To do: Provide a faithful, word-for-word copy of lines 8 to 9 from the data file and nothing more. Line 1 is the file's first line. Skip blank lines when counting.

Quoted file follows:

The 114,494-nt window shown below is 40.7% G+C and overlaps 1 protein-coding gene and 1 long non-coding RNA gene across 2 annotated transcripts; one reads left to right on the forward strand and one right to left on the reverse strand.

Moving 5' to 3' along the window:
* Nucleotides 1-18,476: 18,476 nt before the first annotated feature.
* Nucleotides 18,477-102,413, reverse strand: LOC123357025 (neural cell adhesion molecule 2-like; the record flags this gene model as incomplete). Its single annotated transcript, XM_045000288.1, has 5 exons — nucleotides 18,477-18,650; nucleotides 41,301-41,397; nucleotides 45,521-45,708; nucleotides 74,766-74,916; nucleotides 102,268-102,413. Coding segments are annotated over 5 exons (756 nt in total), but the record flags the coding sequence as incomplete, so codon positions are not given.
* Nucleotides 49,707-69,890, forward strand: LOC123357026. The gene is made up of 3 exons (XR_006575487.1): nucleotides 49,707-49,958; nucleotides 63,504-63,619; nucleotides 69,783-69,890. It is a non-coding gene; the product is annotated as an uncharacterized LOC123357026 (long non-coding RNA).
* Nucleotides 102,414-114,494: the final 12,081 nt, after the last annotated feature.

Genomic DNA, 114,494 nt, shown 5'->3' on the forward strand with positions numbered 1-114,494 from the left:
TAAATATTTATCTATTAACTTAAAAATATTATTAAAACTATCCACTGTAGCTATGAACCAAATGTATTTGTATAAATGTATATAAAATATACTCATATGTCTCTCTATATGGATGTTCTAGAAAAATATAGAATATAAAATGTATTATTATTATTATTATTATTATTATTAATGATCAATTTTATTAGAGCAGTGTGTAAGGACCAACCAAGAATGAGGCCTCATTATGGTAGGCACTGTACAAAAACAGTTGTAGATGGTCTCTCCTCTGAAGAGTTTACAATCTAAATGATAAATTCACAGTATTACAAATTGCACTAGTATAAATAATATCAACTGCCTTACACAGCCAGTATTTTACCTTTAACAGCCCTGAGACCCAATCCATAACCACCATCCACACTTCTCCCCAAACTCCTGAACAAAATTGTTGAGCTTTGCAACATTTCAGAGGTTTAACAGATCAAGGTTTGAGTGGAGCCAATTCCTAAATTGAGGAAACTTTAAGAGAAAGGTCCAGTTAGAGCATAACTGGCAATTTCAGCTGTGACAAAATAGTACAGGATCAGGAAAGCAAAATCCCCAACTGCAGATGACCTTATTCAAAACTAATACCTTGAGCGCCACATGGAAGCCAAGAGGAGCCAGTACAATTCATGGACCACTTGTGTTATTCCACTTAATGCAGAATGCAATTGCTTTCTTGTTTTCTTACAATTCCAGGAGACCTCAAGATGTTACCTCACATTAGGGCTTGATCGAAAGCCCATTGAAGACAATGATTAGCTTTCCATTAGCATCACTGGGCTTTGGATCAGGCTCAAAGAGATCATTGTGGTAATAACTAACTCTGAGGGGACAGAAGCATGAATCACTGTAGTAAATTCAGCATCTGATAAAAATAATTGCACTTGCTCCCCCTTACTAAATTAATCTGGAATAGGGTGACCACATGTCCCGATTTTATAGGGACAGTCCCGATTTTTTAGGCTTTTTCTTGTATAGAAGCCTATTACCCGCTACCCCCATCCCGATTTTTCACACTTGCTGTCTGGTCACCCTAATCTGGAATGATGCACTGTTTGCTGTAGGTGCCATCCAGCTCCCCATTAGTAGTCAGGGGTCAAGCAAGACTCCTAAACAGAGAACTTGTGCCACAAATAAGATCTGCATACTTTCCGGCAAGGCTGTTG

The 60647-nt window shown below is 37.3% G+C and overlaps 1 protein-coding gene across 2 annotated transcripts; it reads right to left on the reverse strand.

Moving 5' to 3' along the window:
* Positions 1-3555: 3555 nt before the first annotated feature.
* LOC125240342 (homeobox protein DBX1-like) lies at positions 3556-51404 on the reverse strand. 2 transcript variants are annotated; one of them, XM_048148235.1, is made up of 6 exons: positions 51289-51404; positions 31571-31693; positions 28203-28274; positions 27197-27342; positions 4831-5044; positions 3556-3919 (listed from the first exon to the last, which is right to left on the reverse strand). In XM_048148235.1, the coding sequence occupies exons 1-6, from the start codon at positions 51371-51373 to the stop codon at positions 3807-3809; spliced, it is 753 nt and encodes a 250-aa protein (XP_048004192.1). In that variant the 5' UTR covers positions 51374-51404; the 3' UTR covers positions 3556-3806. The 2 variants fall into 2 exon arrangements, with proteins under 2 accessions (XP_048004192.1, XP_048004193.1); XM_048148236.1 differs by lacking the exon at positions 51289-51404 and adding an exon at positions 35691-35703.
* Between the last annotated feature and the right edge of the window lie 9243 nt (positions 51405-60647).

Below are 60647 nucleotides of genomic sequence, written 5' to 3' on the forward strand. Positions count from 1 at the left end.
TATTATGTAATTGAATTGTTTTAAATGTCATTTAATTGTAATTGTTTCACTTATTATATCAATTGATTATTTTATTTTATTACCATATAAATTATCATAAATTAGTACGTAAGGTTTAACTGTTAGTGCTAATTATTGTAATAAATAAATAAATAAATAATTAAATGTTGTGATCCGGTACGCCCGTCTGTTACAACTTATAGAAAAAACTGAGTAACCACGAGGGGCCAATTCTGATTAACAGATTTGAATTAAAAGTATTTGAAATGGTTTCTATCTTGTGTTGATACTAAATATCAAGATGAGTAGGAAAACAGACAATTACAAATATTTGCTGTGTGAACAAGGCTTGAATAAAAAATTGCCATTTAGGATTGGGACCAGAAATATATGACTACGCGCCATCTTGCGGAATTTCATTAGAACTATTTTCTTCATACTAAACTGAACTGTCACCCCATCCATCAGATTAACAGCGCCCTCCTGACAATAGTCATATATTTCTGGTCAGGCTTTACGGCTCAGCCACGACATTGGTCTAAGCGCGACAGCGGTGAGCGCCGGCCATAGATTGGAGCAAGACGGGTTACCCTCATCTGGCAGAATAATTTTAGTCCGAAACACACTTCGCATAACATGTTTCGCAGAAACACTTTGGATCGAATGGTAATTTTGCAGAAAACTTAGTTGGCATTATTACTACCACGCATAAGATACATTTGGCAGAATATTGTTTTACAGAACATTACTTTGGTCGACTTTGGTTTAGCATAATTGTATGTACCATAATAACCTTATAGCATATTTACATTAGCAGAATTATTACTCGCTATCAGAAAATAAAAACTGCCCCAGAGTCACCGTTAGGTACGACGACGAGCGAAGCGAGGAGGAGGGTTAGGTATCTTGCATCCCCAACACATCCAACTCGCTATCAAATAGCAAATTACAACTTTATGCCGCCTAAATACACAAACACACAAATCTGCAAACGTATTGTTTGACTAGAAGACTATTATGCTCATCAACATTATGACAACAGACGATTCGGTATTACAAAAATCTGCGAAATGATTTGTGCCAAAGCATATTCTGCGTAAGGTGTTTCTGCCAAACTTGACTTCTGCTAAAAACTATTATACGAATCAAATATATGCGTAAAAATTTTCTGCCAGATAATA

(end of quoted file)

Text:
TAAATATTTATCTATTAACTTAAAAATATTATTAAAACTATCCACTGTAGCTATGAACCAAATGTATTTGTATAAATGTATATAAAATATACTCATATGTCTCTCTATATGGATGTTCTAGAAAAATATAGAATATAAAATGTATTATTATTATTATTATTATTATTATTAATGATCAATTTTATTAGAGCAGTGTGTAAGGACCAACCAAGAATGAGGCCTCATTATGGTAGGCACTGTACAAAAACAGTTGTAGATGGTCTCTCCTCTGAAGAGTTTACAATCTAAATGATAAATTCACAGTATTACAAATTGCACTAGTATAAATAATATCAACTGCCTTACACAGCCAGTATTTTACCTTTAACAGCCCTGAGACCCAATCCATAACCACCATCCACACTTCTCCCCAAACTCCTGAACAAAATTGTTGAGCTTTGCAACATTTCAGAGGTTTAACAGATCAAGGTTTGAGTGGAGCCAATTCCTAAATTGAGGAAACTTTAAGAGAAAGGTCCAGTTAGAGCATAACTGGCAATTTCAGCTGTGACAAAATAGTACAGGATCAGGAAAGCAAAATCCCCAACTGCAGATGACCTTATTCAAAACTAATACCTTGAGCGCCACATGGAAGCCAAGAGGAGCCAGTACAATTCATGGACCACTTGTGTTATTCCACTTAATGCAGAATGCAATTGCTTTCTTGTTTTCTTACAATTCCAGGAGACCTCAAGATGTTACCTCACATTAGGGCTTGATCGAAAGCCCATTGAAGACAATGATTAGCTTTCCATTAGCATCACTGGGCTTTGGATCAGGCTCAAAGAGATCATTGTGGTAATAACTAACTCTGAGGGGACAGAAGCATGAATCACTGTAGTAAATTCAGCATCTGATAAAAATAATTGCACTTGCTCCCCCTTACTAAATTAATCTGGAATAGGGTGACCACATGTCCCGATTTTATAGGGACAGTCCCGATTTTTTAGGCTTTTTCTTGTATAGAAGCCTATTACCCGCTACCCCCATCCCGATTTTTCACACTTGCTGTCTGGTCACCCTAATCTGGAATGATGCACTGTTTGCTGTAGGTGCCATCCAGCTCCCCATTAGTAGTCAGGGGTCAAGCAAGACTCCTAAACAGAGAACTTGTGCCACAAATAAGATCTGCATACTTTCCGGCAAGGCTGTTG

The 60647-nt window shown below is 37.3% G+C and overlaps 1 protein-coding gene across 2 annotated transcripts; it reads right to left on the reverse strand.